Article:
In the end I believe that if I am meant to find a publisher, I will.  But right now I don’t feel like that’s part of my calling.  Right now every time I think about my writing all I feel is that I need to share it.  And I feel like Lulu could be a great way to do this.

It sort of fits with the very quote I have affixed to the bottom of my computer screen:

“The vocation of the story teller is not to worry about the expectations of the world, but to bear the pain of redemption.”  - Madeleine L’Engle

Embrace Truth,

Kayleigh E. Suggett

Nov 3 2010

“So, how’s the writing going?”

I wanted to give you all an update on my work… and maybe say a little something about my dislike of this question.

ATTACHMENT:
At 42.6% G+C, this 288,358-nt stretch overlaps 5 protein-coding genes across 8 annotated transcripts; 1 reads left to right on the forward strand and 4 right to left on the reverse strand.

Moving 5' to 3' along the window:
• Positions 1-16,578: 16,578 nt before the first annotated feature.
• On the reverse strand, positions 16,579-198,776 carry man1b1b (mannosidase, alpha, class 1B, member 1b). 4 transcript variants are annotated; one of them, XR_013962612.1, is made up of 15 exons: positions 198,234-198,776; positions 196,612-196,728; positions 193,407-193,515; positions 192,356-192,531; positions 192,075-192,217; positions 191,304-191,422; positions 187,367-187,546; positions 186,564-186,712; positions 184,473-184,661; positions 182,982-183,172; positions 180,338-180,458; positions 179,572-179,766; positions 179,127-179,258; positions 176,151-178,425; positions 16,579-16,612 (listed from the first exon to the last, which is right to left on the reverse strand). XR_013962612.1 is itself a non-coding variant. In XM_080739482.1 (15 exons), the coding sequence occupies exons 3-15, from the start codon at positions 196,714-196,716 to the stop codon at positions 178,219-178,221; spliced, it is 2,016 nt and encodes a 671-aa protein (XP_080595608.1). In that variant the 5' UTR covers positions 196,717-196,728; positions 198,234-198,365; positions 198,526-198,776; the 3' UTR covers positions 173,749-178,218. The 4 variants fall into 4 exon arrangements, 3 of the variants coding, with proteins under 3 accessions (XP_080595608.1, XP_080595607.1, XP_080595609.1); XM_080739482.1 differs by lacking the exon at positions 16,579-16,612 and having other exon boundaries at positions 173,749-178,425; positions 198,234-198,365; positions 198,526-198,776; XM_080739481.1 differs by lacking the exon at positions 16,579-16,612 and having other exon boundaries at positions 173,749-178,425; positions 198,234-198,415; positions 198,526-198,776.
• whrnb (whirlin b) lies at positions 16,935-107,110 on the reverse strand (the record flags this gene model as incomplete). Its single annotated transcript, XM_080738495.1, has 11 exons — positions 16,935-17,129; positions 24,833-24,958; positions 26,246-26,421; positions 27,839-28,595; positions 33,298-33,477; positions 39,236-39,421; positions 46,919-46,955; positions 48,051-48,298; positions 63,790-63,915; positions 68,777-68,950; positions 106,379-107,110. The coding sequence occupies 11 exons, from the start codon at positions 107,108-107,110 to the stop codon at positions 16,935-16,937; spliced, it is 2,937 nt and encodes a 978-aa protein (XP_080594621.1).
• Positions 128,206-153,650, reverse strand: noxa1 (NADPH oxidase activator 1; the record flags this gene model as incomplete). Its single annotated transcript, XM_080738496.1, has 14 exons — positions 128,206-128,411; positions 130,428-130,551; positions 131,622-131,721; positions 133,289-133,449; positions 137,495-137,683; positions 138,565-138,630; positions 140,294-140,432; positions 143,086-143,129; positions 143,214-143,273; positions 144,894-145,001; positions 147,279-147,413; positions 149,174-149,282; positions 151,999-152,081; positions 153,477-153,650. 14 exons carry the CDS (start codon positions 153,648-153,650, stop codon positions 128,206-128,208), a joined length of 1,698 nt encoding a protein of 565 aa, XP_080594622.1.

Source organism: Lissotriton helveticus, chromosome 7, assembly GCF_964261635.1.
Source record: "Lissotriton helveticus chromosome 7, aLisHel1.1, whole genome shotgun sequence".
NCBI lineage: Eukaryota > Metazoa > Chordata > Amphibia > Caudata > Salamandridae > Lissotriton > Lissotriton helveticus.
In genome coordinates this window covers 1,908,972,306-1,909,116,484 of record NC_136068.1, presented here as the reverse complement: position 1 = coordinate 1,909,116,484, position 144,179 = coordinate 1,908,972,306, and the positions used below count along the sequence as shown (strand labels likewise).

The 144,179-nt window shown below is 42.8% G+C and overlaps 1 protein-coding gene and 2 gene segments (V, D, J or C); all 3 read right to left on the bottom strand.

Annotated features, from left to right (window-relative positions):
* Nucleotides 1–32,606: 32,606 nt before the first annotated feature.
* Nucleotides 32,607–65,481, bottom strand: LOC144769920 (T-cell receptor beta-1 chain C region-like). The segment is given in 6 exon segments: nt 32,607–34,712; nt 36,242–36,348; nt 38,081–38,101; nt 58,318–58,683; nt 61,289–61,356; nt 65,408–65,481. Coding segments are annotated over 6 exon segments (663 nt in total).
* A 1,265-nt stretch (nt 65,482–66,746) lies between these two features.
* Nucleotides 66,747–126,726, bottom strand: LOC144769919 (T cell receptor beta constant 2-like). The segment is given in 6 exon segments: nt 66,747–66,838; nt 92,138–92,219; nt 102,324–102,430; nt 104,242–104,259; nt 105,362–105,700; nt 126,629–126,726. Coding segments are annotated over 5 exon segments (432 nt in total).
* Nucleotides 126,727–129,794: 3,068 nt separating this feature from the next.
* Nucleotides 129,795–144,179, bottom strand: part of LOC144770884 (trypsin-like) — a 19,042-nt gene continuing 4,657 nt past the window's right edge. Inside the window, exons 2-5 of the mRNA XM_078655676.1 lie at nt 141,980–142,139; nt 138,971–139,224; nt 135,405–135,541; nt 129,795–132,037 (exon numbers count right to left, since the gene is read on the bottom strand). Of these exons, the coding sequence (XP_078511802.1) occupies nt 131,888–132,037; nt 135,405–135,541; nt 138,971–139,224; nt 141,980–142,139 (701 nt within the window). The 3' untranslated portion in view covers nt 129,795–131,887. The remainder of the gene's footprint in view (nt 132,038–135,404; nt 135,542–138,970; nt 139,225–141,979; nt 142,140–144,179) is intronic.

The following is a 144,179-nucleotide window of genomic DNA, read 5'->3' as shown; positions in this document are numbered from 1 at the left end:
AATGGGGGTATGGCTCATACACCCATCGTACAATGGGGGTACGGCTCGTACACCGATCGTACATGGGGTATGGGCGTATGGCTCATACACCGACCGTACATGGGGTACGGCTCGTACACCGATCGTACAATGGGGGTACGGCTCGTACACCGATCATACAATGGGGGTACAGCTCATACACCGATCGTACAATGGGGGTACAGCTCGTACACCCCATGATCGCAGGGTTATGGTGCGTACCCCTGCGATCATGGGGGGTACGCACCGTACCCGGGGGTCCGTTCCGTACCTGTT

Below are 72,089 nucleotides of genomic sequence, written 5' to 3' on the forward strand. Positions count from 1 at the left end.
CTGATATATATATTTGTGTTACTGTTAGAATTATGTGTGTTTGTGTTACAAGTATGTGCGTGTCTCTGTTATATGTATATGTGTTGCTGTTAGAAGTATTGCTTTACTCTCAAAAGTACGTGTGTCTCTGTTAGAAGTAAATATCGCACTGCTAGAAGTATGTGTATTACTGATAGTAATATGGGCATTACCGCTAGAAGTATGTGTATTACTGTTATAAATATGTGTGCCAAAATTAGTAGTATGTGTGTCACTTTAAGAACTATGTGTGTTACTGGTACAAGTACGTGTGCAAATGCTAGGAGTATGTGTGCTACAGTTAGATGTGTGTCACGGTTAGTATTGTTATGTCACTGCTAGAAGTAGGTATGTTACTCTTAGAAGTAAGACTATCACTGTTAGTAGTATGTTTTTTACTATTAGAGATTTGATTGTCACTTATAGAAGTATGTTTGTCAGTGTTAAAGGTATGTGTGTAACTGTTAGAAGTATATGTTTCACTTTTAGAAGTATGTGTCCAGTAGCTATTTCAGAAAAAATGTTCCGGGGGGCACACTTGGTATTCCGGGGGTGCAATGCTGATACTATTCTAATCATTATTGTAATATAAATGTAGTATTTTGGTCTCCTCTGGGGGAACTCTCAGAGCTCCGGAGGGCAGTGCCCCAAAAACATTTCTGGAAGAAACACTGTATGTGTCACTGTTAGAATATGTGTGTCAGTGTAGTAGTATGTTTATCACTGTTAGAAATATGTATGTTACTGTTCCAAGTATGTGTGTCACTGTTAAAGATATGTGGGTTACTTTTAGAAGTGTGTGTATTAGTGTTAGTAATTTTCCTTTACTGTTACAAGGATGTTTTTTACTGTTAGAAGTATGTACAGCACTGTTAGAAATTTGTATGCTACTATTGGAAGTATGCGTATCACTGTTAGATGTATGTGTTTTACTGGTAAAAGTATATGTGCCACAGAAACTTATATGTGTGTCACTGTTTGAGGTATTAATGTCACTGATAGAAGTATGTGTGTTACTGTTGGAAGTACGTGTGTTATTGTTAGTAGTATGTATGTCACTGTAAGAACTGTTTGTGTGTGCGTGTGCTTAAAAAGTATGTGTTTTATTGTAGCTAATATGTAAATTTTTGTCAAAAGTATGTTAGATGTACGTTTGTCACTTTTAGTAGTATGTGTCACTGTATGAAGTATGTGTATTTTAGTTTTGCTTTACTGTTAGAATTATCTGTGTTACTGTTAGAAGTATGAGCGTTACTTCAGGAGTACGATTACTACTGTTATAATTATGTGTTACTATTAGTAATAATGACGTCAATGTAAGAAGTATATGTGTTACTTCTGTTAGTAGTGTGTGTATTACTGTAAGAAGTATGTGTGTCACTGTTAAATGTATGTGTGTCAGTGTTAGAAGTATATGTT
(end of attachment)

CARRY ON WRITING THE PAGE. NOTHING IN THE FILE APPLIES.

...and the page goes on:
After MUCH deliberation I’ve decided to shelve my young adult trilogy for a while.  There is a lot of work that needs to go into it before I feel it will be ready for publication and I don’t feel like the timing is right for that particular story to be told.  I have begun the long and tiresome process of some pretty extensive re-writes on it, but nothing feels too concrete or right yet.  I realize a few of you were very supportive and helpful in the formation of those three books and I’m very thankful for that, but as of this point in time I feel like they need to be put on the back burner.  This doesn’t mean I’ll never return to them, it simply means they’ve gone as far as they can go at the moment, and sadly that’s not far enough.